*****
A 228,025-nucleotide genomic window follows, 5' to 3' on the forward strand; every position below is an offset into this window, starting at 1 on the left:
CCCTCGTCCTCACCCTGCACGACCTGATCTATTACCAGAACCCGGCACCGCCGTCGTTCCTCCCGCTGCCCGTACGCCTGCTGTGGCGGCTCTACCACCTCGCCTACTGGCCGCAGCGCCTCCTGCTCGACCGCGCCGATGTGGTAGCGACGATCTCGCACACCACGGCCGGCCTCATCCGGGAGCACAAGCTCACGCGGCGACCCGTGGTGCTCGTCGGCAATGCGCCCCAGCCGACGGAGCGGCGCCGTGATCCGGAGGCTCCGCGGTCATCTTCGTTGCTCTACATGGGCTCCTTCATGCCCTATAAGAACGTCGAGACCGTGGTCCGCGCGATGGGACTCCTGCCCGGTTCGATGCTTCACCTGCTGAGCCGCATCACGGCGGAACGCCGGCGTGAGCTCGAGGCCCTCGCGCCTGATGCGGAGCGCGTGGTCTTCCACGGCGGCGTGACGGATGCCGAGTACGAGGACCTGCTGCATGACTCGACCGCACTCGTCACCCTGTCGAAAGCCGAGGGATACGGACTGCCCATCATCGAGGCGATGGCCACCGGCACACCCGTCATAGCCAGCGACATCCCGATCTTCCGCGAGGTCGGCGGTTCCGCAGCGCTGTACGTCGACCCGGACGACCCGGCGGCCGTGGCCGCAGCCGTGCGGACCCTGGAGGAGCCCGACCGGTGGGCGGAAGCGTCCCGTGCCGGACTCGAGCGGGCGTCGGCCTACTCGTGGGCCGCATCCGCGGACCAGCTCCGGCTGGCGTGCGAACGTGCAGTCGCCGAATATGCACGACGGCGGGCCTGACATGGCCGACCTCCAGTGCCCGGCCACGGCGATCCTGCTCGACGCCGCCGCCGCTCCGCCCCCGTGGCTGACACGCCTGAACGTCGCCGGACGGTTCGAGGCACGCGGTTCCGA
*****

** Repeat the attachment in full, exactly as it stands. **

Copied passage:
A 228,025-nucleotide genomic window follows, 5' to 3' on the forward strand; every position below is an offset into this window, starting at 1 on the left:
CCCTCGTCCTCACCCTGCACGACCTGATCTATTACCAGAACCCGGCACCGCCGTCGTTCCTCCCGCTGCCCGTACGCCTGCTGTGGCGGCTCTACCACCTCGCCTACTGGCCGCAGCGCCTCCTGCTCGACCGCGCCGATGTGGTAGCGACGATCTCGCACACCACGGCCGGCCTCATCCGGGAGCACAAGCTCACGCGGCGACCCGTGGTGCTCGTCGGCAATGCGCCCCAGCCGACGGAGCGGCGCCGTGATCCGGAGGCTCCGCGGTCATCTTCGTTGCTCTACATGGGCTCCTTCATGCCCTATAAGAACGTCGAGACCGTGGTCCGCGCGATGGGACTCCTGCCCGGTTCGATGCTTCACCTGCTGAGCCGCATCACGGCGGAACGCCGGCGTGAGCTCGAGGCCCTCGCGCCTGATGCGGAGCGCGTGGTCTTCCACGGCGGCGTGACGGATGCCGAGTACGAGGACCTGCTGCATGACTCGACCGCACTCGTCACCCTGTCGAAAGCCGAGGGATACGGACTGCCCATCATCGAGGCGATGGCCACCGGCACACCCGTCATAGCCAGCGACATCCCGATCTTCCGCGAGGTCGGCGGTTCCGCAGCGCTGTACGTCGACCCGGACGACCCGGCGGCCGTGGCCGCAGCCGTGCGGACCCTGGAGGAGCCCGACCGGTGGGCGGAAGCGTCCCGTGCCGGACTCGAGCGGGCGTCGGCCTACTCGTGGGCCGCATCCGCGGACCAGCTCCGGCTGGCGTGCGAACGTGCAGTCGCCGAATATGCACGACGGCGGGCCTGACATGGCCGACCTCCAGTGCCCGGCCACGGCGATCCTGCTCGACGCCGCCGCCGCTCCGCCCCCGTGGCTGACACGCCTGAACGTCGCCGGACGGTTCGAGGCACGCGGTTCCGA